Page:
The inevitable slide of institutions into conservatism
well this is an interesting perspective.....I am a founder of a new church denomination. we were having an executive meeting today... again I brought up the question of how do we prevent our church from becoming like the ones we left. We have struggled with that question. As good as our intents are right now what is to prevent stuff in the future...there are somethings we can add to by-laws and others we can't. To look at it from the perspective that once something becomes institutionalized it will slide into conservatism brings a whole different way of approaching things. Thanks
My own thinking over decades has been in support of decentralization of governance. It might be because I come from a technology background where we were deliberately creating decentralized redundant networks such that no single entity could be targeted or controlled.
Far too many governments seek to dismantle any decentralization, with a large variety of regularly incompatible claims of why they are doing that.
I really like the "Pay Your Rent" concept, but I am not putting all of what I consider to be back-payments in one place. We need decentralization, both for ourselves and to ensure that those doing great work don't become targets for governments/industry/churches/etc.
This has me thinking a lot about motive: where money and policy dictate not just the success and safety of for-profit/not-for-profit institutions, but how money and policy even validate the existence of these very constructs. I wondered out loud yesterday if church at a grassroots level - no money, no leadership, just show up - is ever really possible because ego gets in the way. No one is willing to take the risk to try things a different way because, most people can’t reimagine what they can’t see or haven’t experienced. And so, we get stuck in these stupid circles of knowing some kind of change is needed, but we’re not willing to either vote or invest.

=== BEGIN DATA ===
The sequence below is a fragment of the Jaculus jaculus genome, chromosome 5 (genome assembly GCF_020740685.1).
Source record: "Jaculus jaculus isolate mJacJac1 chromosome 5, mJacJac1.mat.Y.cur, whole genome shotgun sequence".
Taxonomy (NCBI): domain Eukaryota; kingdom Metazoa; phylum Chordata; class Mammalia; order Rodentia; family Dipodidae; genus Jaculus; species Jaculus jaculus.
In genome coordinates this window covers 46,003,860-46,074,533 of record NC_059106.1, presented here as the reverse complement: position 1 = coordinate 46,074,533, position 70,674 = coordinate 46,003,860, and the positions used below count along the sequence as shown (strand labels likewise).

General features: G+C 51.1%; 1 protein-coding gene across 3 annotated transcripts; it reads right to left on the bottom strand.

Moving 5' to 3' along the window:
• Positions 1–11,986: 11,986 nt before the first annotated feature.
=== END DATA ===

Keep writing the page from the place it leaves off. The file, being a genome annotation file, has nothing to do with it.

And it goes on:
Great post, as always, thank you. This made me think about Ethan Zuckerman's recentish book called Mistrust, where he gets into how people have not necessarily lost faith in each other, but we have lost faith in democracy and institutions that now don't work for the many (obviously they never worked for specific groups). He sees this as a global problem that transcends right and left. The question he grapples with is whether social movements should choose reform within existing institutions or dismantlement (eg. police reform vs defund/abolition). The AFN is a timely example! The grassroots activists have tried to reclaim it (Pam Palmater, Russ Diabo) but couldn't - now what? 'Reconciliation' writ large seems to be tinkering, not delivering meaningful change. Now what? Etc. Anyway, while zuckerman writes from an american academic perspective, and about liberal democracy, he is globally informed and interested in exactly that question of how do we get from now to that better place over there? What tools, what strategies, do we use now to build our social movements? So, that's the book collision your post brought me to - the other side of the elite capture of institutions is our abandonment of them, and the dangerous vacuum that opens up when we pull them down. We need to figure out how to do it without the extreme right, the strongmen, the law and order people and the vigilantes sliding into the vacuum (trump-like). So he has some ways to help think through the problem.